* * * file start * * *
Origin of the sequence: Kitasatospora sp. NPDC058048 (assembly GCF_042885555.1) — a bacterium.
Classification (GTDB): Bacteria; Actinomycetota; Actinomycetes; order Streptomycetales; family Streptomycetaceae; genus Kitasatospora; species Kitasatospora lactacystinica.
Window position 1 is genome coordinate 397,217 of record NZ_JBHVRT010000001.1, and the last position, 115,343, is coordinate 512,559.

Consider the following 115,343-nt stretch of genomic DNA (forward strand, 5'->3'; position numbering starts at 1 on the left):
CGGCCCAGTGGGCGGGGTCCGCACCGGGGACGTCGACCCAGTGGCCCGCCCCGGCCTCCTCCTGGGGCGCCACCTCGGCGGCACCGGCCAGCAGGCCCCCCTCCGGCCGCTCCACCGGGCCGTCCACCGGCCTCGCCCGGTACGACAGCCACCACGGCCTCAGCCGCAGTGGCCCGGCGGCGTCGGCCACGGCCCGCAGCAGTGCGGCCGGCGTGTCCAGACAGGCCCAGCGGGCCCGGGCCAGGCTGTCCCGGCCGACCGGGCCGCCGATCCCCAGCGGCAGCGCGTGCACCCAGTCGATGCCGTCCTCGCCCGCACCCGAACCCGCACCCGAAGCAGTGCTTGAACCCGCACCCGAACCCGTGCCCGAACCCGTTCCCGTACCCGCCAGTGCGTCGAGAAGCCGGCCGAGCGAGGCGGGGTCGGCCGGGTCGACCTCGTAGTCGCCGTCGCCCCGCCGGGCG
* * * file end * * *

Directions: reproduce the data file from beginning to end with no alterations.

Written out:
Origin of the sequence: Kitasatospora sp. NPDC058048 (assembly GCF_042885555.1) — a bacterium.
Classification (GTDB): Bacteria; Actinomycetota; Actinomycetes; order Streptomycetales; family Streptomycetaceae; genus Kitasatospora; species Kitasatospora lactacystinica.
Window position 1 is genome coordinate 397,217 of record NZ_JBHVRT010000001.1, and the last position, 115,343, is coordinate 512,559.

Consider the following 115,343-nt stretch of genomic DNA (forward strand, 5'->3'; position numbering starts at 1 on the left):
CGGCCCAGTGGGCGGGGTCCGCACCGGGGACGTCGACCCAGTGGCCCGCCCCGGCCTCCTCCTGGGGCGCCACCTCGGCGGCACCGGCCAGCAGGCCCCCCTCCGGCCGCTCCACCGGGCCGTCCACCGGCCTCGCCCGGTACGACAGCCACCACGGCCTCAGCCGCAGTGGCCCGGCGGCGTCGGCCACGGCCCGCAGCAGTGCGGCCGGCGTGTCCAGACAGGCCCAGCGGGCCCGGGCCAGGCTGTCCCGGCCGACCGGGCCGCCGATCCCCAGCGGCAGCGCGTGCACCCAGTCGATGCCGTCCTCGCCCGCACCCGAACCCGCACCCGAAGCAGTGCTTGAACCCGCACCCGAACCCGTGCCCGAACCCGTTCCCGTACCCGCCAGTGCGTCGAGAAGCCGGCCGAGCGAGGCGGGGTCGGCCGGGTCGACCTCGTAGTCGCCGTCGCCCCGCCGGGCG